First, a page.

“At 18 I had pennies, but money didn’t make me bold.
At 19 I had dollars, but it didn’t dull the pain of being sold.
At 20 I had hundreds, but then I met him and was found.
At 21 I had thousands, but all I wanted was to be bound.”
“At 23 I had dollars, but life changed and made me rich.
At 25 I had hundreds, but it wasn’t enough to stop my killing itch.
At 27 I had thousands, but my reputation didn’t set me free.
At 29 I had millions, but I met her and could finally see.”
Tasmin was killed on her 18th birthday. She had everything planned out. A psychology degree, a mother who pushed her to greatness, and a future anyone would die for. But then her murderer saved her life, only to sell her into a totally different existence.
Elder went from penniless to stinking rich with one twist of fate. His lifetime of crime and shadows of thievery are behind him but no matter the power he now wields, it’s not enough. He has an agenda to fulfill and he won’t stop until it’s complete.
But then they meet.
A beaten girl and a richly dressed thief. Money is what guided their separate fates. Money is what brought them together. And money is what ultimately destroys them.
She was poor.
He was rich.
Together…they were bankrupt.
Pennies was absolutely flawless. Once I started reading, I almost couldn’t stop. It’s just one of those books that make you want to read “just one more page” until you suddenly have finished the book. Because of that I stayed up until three in the morning because I couldn’t stop reading, which hasn’t happened to me in a very long time.
In Pennies, Tasmin (a.k.a. Pim) was sold at 18 to what honestly was one of the worst and most despicable human beings ever. Two years later she is still his captive, getting beating and abused on a daily basis. Pim’s life is full of pain every single day but still she isn’t broken completely. Then Elder Prest walks into her life and everything changes.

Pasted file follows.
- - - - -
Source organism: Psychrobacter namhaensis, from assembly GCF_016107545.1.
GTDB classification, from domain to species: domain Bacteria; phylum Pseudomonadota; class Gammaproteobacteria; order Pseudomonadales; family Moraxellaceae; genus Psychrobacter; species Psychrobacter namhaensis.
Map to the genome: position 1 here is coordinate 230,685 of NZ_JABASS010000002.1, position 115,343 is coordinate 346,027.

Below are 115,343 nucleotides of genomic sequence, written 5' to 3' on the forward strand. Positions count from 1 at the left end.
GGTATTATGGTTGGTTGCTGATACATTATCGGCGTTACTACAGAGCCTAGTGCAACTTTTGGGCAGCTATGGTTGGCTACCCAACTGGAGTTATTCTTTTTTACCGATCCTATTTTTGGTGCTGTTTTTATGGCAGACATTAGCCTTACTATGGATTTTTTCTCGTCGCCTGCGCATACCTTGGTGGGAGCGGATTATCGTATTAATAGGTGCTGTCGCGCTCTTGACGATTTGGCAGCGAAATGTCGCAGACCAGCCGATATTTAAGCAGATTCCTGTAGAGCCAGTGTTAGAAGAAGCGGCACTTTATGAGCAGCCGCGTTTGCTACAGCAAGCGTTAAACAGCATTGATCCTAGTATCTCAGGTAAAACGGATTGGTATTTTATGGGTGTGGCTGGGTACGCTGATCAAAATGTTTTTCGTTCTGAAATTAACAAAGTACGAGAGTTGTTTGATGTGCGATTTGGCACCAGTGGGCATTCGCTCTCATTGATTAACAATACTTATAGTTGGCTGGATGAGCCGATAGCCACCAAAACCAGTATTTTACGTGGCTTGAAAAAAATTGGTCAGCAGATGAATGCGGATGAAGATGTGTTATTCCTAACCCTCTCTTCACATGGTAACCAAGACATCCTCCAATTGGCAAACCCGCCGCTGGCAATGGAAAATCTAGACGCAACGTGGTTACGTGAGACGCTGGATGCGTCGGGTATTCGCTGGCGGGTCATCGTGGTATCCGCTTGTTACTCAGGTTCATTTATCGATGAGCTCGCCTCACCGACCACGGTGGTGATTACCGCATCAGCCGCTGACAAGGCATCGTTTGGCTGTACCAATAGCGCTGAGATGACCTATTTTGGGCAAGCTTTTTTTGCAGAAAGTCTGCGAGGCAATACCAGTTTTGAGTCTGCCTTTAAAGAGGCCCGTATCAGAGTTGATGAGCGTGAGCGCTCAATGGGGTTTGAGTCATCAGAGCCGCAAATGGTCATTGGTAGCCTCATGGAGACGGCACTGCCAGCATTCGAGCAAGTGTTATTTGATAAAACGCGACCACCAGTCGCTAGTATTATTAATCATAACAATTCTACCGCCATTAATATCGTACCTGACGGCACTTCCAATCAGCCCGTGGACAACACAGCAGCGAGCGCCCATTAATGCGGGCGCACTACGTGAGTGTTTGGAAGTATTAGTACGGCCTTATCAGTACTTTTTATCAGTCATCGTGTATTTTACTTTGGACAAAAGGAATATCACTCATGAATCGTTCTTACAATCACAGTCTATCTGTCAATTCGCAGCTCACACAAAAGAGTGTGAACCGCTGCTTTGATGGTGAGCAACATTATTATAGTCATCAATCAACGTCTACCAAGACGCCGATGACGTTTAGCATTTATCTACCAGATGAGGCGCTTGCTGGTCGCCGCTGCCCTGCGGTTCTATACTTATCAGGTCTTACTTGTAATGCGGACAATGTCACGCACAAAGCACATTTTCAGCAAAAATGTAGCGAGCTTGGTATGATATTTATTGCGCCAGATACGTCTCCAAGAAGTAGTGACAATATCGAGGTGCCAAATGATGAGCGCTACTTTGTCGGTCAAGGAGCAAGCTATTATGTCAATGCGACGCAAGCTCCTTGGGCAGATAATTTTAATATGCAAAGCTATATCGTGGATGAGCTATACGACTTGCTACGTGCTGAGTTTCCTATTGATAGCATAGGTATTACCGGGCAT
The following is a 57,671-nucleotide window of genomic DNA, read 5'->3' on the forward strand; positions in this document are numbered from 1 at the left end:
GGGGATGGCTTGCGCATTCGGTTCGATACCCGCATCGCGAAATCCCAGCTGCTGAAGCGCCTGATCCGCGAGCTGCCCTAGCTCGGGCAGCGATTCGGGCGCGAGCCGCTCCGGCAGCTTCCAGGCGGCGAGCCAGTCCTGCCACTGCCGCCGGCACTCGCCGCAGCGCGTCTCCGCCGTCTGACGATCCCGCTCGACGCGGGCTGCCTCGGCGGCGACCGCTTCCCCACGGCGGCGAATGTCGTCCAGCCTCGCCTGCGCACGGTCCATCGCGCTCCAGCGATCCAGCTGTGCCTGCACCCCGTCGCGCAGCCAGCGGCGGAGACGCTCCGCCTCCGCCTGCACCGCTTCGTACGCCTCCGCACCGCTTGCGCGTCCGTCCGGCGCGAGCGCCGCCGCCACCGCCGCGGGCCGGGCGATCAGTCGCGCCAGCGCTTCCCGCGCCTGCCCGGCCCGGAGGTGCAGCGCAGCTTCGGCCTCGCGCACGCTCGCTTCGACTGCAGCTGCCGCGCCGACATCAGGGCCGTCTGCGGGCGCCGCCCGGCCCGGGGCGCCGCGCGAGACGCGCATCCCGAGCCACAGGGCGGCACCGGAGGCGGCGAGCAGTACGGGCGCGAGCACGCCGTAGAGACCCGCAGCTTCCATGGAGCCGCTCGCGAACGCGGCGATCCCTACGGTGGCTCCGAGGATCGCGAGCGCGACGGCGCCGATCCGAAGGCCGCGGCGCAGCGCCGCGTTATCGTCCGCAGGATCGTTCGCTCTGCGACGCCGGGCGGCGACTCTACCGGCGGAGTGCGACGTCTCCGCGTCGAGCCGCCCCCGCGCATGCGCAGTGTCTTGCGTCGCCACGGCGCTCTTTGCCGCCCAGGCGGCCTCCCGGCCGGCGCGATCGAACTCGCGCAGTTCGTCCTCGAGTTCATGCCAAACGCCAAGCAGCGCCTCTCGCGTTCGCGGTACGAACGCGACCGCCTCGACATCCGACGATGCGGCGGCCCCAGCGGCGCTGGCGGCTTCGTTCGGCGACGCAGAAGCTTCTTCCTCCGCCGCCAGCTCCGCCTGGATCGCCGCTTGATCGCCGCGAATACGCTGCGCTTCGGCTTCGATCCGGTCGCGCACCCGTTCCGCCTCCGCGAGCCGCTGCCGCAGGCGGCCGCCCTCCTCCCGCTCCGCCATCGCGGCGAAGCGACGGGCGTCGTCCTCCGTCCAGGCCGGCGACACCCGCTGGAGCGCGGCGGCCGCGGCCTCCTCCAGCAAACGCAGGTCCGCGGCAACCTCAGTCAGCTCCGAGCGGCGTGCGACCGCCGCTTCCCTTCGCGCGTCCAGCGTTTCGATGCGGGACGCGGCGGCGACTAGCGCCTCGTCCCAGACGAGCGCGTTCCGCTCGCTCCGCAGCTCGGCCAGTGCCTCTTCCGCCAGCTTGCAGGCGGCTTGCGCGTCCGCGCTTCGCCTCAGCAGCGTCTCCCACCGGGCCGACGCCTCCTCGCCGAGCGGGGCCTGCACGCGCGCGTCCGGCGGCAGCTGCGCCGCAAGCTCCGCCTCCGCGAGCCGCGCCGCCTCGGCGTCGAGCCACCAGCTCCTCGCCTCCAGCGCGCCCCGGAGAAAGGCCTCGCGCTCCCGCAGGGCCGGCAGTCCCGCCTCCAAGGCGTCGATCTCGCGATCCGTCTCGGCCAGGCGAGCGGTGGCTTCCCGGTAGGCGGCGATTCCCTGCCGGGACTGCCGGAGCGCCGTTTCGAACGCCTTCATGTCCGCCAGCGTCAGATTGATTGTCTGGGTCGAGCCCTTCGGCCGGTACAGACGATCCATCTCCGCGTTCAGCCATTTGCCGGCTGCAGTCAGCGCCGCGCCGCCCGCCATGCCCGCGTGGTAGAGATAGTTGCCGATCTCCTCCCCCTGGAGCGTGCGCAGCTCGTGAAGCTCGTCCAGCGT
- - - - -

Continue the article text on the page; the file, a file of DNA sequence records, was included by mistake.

There’s been a lot of questions about this book. Is it darker than Tess and Q’s series, Monsters in the Dark? In my opinion, it definitely is. But I don’t think you can really compare it to Tess and Q’s story. These are totally different books. But I do have to say that Pennies gave me the same feel as with Tears of Tess.
What makes this book different in a way is that Pim has refused to talk ever since she got sold to that bastard. She doesn’t even talk to Elder when he comes into the story, no matter what he does to make her talk to him.
Elder in the meantime is enigmatic. His points of view are pretty obscure. We get a feel of who is he and where he comes from but he’s still wrapped in mystery. Unwillingly he gets really fascinated by Pim, the slave of the man he’s doing business with.
The whole book felt like a prelude to what’s yet to come in the next books. The ending was explosive, bloody and made me so nervous, actually. It’s making me want the next book so very badly. Seriously, I need the second book right now!
Written in two different points of view, Pennies is the start of Pim and Elder’s story. The writing was gorgeous, the story dark and the characters so very intriguing. Pepper Winters does is yet again! It might even be my favorite of hers after the Monsters in the Dark books. Bring on book two, please!
Pepper Winters wears many roles. Some of them include writer, reader, sometimes wife. She loves dark, taboo stories that twist with your head. The more tortured the hero, the better, and she constantly thinks up ways to break and fix her characters. Oh, and sex… her books have sex.
She loves to travel and has an amazing, fabulous hubby who puts up with her love affair with her book boyfriends.